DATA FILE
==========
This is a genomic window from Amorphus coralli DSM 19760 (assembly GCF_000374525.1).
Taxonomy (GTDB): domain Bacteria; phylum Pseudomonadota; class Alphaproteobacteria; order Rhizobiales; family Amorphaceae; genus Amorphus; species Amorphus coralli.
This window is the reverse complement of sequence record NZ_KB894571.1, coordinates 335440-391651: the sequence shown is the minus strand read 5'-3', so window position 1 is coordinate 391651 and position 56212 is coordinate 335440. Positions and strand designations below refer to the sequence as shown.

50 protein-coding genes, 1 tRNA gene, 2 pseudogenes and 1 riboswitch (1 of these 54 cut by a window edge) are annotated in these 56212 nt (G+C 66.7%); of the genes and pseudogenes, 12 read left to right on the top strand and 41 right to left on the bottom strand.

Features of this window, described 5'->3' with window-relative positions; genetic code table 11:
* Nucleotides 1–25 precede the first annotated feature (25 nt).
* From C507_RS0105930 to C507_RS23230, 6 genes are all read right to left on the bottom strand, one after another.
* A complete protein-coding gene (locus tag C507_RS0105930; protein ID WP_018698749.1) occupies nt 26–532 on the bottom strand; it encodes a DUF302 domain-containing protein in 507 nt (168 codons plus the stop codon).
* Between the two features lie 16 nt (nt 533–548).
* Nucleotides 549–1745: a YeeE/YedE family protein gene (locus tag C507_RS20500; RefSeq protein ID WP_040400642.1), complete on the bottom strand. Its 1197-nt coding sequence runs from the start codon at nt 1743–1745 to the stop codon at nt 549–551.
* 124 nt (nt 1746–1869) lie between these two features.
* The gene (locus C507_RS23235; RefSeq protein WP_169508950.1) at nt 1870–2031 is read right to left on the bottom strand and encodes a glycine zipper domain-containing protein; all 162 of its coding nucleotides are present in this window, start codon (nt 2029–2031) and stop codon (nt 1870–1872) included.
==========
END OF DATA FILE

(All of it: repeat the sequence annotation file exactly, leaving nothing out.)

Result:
This is a genomic window from Amorphus coralli DSM 19760 (assembly GCF_000374525.1).
Taxonomy (GTDB): domain Bacteria; phylum Pseudomonadota; class Alphaproteobacteria; order Rhizobiales; family Amorphaceae; genus Amorphus; species Amorphus coralli.
This window is the reverse complement of sequence record NZ_KB894571.1, coordinates 335440-391651: the sequence shown is the minus strand read 5'-3', so window position 1 is coordinate 391651 and position 56212 is coordinate 335440. Positions and strand designations below refer to the sequence as shown.

50 protein-coding genes, 1 tRNA gene, 2 pseudogenes and 1 riboswitch (1 of these 54 cut by a window edge) are annotated in these 56212 nt (G+C 66.7%); of the genes and pseudogenes, 12 read left to right on the top strand and 41 right to left on the bottom strand.

Features of this window, described 5'->3' with window-relative positions; genetic code table 11:
* Nucleotides 1–25 precede the first annotated feature (25 nt).
* From C507_RS0105930 to C507_RS23230, 6 genes are all read right to left on the bottom strand, one after another.
* A complete protein-coding gene (locus tag C507_RS0105930; protein ID WP_018698749.1) occupies nt 26–532 on the bottom strand; it encodes a DUF302 domain-containing protein in 507 nt (168 codons plus the stop codon).
* Between the two features lie 16 nt (nt 533–548).
* Nucleotides 549–1745: a YeeE/YedE family protein gene (locus tag C507_RS20500; RefSeq protein ID WP_040400642.1), complete on the bottom strand. Its 1197-nt coding sequence runs from the start codon at nt 1743–1745 to the stop codon at nt 549–551.
* 124 nt (nt 1746–1869) lie between these two features.
* The gene (locus C507_RS23235; RefSeq protein WP_169508950.1) at nt 1870–2031 is read right to left on the bottom strand and encodes a glycine zipper domain-containing protein; all 162 of its coding nucleotides are present in this window, start codon (nt 2029–2031) and stop codon (nt 1870–1872) included.